Sudanese Dialogue boycott ‘larger than expected’

No heads of states or other prominent foreign functionaries attended the launch of the National Dialogue in Khartoum on Saturday, except the Chadian president and the secretary-general of the Arab League.

In addition to the absence of the majority of the opposition parties and rebel forces, no heads of states or other prominent foreign functionaries attended the launch of the National Dialogue in Khartoum on Saturday, except the Chadian president and the secretary-general of the Arab League.

Former Foreign Minister Ibrahim Taha Ayoub (1985-1986) described the “broad boycott of the Khartoum Dialogue conference” as “a sign of a lack of conviction among the people home and abroad about Khartoum's aims concerning this dialogue”.

Ayoub noted to Radio Dabanga that no officials from the AU attended, and downplayed the participation of Chadian President Idris Deby and Arab League Secretary-General Nabil El Arabi. “Deby was brought to power by Khartoum, and the Arab League is weak and does not have any influence on what is happening in Syria, Iraq, Yemen, or Libya.”

Siddig Yousef, prominent leader of the Communist Party of Sudan, told Radio Dabanga that the boycott was greater than expected.

“Apart from the Sudan Revolutionary Front (SRF) rebel alliance, the Umma Party and the National Consensus Forces (a coalition of leftist opposition parties), 21 parties withdrew from the National Dialogue committees and announced their dissatisfaction with the process,” he commented.

'No results'

Political analyst and editor-in-chief of Hurriyat electronic newspaper El Haj Warrag also does not expect any positive outcomes of the “dialogue between between President Omar El Bashir and his former master Hassan El Turabi, between the ruling National Congress Party (NCP) and the Popular Congress Party”.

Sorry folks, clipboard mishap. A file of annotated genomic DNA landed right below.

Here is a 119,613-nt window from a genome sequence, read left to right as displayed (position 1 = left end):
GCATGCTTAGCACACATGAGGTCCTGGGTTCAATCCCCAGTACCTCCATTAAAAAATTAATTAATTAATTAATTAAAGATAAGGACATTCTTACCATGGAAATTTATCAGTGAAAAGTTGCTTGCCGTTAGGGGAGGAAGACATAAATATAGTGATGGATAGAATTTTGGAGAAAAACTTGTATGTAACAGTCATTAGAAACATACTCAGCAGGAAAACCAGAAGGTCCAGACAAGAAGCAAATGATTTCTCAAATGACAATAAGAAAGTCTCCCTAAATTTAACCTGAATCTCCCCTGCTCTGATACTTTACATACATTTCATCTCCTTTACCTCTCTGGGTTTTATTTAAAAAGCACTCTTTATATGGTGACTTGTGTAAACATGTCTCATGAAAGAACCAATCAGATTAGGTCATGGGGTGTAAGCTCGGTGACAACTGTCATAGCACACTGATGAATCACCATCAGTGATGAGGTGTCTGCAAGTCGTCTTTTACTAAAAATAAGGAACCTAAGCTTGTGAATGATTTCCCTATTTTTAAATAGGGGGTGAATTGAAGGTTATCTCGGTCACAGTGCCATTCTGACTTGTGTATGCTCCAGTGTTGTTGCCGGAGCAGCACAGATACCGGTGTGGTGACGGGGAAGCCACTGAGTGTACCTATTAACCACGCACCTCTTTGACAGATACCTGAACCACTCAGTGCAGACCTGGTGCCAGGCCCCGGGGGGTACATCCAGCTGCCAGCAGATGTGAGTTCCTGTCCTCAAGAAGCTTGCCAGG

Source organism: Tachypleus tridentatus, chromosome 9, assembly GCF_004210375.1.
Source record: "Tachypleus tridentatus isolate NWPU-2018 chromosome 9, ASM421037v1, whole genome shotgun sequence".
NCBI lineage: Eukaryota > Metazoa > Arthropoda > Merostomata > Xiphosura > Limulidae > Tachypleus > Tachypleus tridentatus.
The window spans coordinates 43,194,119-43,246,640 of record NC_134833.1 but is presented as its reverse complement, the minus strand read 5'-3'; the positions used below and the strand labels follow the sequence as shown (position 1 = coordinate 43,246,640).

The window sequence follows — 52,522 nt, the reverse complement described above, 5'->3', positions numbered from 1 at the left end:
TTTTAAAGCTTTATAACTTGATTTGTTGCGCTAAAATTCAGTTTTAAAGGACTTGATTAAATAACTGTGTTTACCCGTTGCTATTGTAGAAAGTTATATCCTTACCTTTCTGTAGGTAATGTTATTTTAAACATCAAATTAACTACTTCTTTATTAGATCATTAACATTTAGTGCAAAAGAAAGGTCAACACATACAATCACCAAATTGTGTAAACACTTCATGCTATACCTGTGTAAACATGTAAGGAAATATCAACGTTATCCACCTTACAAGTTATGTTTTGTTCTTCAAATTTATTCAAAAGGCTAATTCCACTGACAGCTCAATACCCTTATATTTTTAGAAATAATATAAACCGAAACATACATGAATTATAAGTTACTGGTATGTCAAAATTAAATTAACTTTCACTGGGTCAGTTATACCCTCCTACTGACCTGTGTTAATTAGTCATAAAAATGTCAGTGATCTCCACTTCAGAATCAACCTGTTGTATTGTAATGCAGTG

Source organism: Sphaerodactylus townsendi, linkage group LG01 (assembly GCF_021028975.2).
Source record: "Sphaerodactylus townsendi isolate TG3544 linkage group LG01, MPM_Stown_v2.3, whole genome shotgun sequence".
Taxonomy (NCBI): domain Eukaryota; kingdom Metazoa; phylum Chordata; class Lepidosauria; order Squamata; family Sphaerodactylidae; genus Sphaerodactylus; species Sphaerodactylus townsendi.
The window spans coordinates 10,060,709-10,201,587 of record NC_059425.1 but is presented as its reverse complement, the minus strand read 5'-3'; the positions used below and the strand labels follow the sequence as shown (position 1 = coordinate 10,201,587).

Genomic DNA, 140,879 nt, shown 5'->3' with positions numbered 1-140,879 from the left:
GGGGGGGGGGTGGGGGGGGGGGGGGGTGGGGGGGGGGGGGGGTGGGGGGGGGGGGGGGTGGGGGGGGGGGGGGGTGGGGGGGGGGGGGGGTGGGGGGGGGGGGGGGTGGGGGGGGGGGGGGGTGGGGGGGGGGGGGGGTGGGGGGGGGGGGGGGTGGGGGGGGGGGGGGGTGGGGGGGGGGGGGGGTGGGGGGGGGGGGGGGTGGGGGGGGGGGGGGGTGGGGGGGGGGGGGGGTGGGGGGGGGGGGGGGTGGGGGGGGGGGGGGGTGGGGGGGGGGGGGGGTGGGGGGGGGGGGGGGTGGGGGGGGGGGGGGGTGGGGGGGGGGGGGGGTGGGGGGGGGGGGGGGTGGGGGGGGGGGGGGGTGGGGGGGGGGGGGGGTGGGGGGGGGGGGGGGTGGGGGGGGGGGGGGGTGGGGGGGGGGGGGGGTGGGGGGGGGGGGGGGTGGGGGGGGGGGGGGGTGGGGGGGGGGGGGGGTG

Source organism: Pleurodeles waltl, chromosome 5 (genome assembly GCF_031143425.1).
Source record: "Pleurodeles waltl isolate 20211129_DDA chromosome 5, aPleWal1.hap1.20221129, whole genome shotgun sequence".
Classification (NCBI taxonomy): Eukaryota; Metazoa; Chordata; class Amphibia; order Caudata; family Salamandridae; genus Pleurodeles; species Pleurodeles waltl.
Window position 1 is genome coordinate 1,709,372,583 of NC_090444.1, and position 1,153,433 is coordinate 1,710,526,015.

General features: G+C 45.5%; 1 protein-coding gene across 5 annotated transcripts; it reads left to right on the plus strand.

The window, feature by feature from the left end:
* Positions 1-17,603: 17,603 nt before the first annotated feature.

He told Radio Dabanga on Sunday that “such a narrow dialogue will not lead to any result. Every one knows this dialogue will not end the civil wars, improve foreign relations, nor bolster Sudan's image abroad”.

According to Siddig Yousef, the “gathering on Saturday was not a dialogue, but a festival of speeches by the NCP and its allies, which will not bring about any result.” He downplayed Al Bashir's promises that he would restore civil freedoms in the country. “This was only a bait to drag the opposition to the National Dialogue. The president also declared a two-month ceasefire, but military operations and aerial bombardments are still continuing.”

Dr Jibril Ibrahim, head of the Justice and Equality Movement, commented on Al Bashir's declaration that he is willing to extend the ceasefire period by saying that “such issues are discussed during negotiations rather than through announcements released into the air”.

He stated to Radio Dabanga that  “any ceasefire cannot become permanent unless the political issues that caused the wars are resolved”. The SRF rebel alliance proposed a six-month ceasefire in its new road map in September.